Often my chat sessions are little writing consultations. Well, to be perfectly honest, they're less writing workshops than therapy sessions where we coach each other through our hangups. But that's all part of the game, right. My experience of these things is that if writing is going bad, we feel like things are spinning out of control: our inability to start keeps us from starting, then deadlines loom, and the stakes are raised even higher which makes the writing even harder.
In these situations, your response to this tailspin is to try to get out of it by turning against it. This feels natural; it's a bad situation and you need to get out of it to get your work done.
But an excellent RadioLab Short gives the lie to this tactic. This short tells the amazing story of Lincoln Beachy, the first pilot to loop-the-loop. But that's not the story here. The other thing Beachy learned to do was this:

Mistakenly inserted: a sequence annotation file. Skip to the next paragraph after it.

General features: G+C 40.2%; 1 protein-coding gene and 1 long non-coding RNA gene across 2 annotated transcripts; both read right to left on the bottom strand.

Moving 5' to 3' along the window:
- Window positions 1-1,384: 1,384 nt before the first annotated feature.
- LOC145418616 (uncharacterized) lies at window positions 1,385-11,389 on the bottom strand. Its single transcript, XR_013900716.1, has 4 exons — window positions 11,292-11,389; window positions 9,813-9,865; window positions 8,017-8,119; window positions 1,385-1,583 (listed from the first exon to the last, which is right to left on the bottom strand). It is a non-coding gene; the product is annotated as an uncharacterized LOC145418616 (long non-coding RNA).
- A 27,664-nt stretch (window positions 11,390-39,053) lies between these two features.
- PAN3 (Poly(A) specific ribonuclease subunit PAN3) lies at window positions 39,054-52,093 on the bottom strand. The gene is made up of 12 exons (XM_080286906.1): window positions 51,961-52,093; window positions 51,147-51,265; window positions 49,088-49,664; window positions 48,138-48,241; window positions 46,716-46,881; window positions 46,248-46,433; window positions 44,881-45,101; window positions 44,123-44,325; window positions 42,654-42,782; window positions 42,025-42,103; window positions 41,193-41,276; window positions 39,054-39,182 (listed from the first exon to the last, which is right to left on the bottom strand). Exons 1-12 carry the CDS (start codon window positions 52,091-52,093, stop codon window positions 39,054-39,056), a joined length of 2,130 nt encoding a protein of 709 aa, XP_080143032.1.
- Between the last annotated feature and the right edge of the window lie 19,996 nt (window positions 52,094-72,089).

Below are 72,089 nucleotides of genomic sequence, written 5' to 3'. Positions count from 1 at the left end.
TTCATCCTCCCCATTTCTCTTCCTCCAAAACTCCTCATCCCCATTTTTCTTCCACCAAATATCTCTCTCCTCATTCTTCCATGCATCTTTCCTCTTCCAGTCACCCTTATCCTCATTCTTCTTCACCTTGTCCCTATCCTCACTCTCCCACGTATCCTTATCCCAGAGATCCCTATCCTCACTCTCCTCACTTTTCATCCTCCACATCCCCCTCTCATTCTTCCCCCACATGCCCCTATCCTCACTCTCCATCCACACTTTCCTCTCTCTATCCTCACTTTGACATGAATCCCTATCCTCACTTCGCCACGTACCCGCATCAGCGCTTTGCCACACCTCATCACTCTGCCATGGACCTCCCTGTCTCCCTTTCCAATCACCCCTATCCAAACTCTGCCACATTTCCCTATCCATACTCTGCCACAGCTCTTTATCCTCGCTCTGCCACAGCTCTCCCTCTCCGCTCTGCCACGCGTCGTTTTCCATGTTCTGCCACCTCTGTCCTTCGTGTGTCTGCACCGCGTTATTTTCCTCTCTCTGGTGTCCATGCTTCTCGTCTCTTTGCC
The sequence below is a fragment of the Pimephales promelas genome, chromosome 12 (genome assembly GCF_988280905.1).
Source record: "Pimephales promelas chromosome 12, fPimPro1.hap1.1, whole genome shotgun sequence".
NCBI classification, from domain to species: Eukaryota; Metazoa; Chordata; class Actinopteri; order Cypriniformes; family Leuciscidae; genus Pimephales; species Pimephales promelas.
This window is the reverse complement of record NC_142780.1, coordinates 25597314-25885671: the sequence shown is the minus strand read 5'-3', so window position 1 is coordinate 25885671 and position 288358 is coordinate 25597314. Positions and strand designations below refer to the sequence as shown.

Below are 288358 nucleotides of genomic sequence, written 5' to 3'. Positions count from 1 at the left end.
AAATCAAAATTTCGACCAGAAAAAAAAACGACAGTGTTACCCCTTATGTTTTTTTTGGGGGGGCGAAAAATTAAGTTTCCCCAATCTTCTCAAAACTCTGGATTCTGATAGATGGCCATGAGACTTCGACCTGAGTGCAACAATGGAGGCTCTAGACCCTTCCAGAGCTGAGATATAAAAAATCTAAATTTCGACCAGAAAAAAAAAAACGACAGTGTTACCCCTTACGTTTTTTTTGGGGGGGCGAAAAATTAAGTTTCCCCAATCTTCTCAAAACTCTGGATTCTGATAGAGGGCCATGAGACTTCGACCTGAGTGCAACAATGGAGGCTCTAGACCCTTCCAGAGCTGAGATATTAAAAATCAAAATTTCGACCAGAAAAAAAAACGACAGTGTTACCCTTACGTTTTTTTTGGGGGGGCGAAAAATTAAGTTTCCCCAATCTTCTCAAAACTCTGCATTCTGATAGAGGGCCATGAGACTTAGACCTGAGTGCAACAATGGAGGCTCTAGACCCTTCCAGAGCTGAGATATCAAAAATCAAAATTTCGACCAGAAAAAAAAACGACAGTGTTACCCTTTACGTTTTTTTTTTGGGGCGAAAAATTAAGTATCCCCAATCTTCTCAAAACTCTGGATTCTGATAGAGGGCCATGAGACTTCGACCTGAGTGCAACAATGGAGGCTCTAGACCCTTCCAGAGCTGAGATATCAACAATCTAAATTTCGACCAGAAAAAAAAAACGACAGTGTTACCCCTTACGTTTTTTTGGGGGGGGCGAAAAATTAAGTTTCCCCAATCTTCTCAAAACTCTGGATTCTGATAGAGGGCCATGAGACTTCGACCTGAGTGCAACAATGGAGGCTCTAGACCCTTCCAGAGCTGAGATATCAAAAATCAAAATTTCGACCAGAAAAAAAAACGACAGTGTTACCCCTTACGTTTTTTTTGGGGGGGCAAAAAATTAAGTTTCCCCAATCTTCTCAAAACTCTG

Then one day, while working as a mechanic at an airshow in Los Angeles, he got his big break: a star pilot got hurt, and Beachey leaped in to take his place. He shot upwards, 3,000 feet into the air…and his motor failed. He went into a nose-diving spin that no pilot had ever survived. And he did what no pilot had ever done: he turned into the spin, regained control, and landed safe and sound.
This has reframed my understanding of how to respond to the tail spin of stress, writing, and deadlines. Instead of fighting to turn out of it, you gotta turn into it. This is a variation on the "The only way out is through" dictim, but turning into the spin is visually distinct. I find it really valuable, because for me it means that instead of forcing yourself to redirect, you face your spin and find the deeper hangup. Like pilots before Beachy, writers don't really escapes a tailspin by fighting it. They just set themselves up for a future spin. Instead, turning into your spin might help you prevent those spins. At the very least, it should help you get out of it much earlier than usual.